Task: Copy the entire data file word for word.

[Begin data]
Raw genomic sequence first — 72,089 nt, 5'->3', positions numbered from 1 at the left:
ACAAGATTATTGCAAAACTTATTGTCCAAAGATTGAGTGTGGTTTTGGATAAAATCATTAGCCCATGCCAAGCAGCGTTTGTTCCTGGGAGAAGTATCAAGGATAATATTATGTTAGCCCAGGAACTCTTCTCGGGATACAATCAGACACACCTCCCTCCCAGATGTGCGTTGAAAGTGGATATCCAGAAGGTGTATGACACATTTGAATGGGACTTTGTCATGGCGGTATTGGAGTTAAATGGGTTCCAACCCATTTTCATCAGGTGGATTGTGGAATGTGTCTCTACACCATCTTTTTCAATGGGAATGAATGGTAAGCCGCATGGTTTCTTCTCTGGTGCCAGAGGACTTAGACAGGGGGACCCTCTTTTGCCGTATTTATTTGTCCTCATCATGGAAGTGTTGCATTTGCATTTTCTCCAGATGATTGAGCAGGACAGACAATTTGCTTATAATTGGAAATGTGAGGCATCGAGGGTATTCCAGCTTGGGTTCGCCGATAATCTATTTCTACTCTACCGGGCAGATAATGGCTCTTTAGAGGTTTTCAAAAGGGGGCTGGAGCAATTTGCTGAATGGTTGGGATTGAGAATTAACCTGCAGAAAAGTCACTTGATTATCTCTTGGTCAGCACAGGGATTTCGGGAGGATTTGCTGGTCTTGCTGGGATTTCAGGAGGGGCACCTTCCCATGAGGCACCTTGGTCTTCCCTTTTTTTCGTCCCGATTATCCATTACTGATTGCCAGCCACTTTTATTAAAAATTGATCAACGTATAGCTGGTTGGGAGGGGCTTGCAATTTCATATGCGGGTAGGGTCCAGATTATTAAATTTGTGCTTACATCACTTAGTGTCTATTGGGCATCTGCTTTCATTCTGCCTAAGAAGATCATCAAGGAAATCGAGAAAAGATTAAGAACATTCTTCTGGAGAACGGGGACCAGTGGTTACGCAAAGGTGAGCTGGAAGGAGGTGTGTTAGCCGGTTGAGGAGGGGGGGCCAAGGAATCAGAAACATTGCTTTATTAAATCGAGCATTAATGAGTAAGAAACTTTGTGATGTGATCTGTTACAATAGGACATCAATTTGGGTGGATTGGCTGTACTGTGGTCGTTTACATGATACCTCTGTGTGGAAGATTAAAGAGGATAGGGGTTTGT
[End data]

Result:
Raw genomic sequence first — 72,089 nt, 5'->3', positions numbered from 1 at the left:
ACAAGATTATTGCAAAACTTATTGTCCAAAGATTGAGTGTGGTTTTGGATAAAATCATTAGCCCATGCCAAGCAGCGTTTGTTCCTGGGAGAAGTATCAAGGATAATATTATGTTAGCCCAGGAACTCTTCTCGGGATACAATCAGACACACCTCCCTCCCAGATGTGCGTTGAAAGTGGATATCCAGAAGGTGTATGACACATTTGAATGGGACTTTGTCATGGCGGTATTGGAGTTAAATGGGTTCCAACCCATTTTCATCAGGTGGATTGTGGAATGTGTCTCTACACCATCTTTTTCAATGGGAATGAATGGTAAGCCGCATGGTTTCTTCTCTGGTGCCAGAGGACTTAGACAGGGGGACCCTCTTTTGCCGTATTTATTTGTCCTCATCATGGAAGTGTTGCATTTGCATTTTCTCCAGATGATTGAGCAGGACAGACAATTTGCTTATAATTGGAAATGTGAGGCATCGAGGGTATTCCAGCTTGGGTTCGCCGATAATCTATTTCTACTCTACCGGGCAGATAATGGCTCTTTAGAGGTTTTCAAAAGGGGGCTGGAGCAATTTGCTGAATGGTTGGGATTGAGAATTAACCTGCAGAAAAGTCACTTGATTATCTCTTGGTCAGCACAGGGATTTCGGGAGGATTTGCTGGTCTTGCTGGGATTTCAGGAGGGGCACCTTCCCATGAGGCACCTTGGTCTTCCCTTTTTTTCGTCCCGATTATCCATTACTGATTGCCAGCCACTTTTATTAAAAATTGATCAACGTATAGCTGGTTGGGAGGGGCTTGCAATTTCATATGCGGGTAGGGTCCAGATTATTAAATTTGTGCTTACATCACTTAGTGTCTATTGGGCATCTGCTTTCATTCTGCCTAAGAAGATCATCAAGGAAATCGAGAAAAGATTAAGAACATTCTTCTGGAGAACGGGGACCAGTGGTTACGCAAAGGTGAGCTGGAAGGAGGTGTGTTAGCCGGTTGAGGAGGGGGGGCCAAGGAATCAGAAACATTGCTTTATTAAATCGAGCATTAATGAGTAAGAAACTTTGTGATGTGATCTGTTACAATAGGACATCAATTTGGGTGGATTGGCTGTACTGTGGTCGTTTACATGATACCTCTGTGTGGAAGATTAAAGAGGATAGGGGTTTGT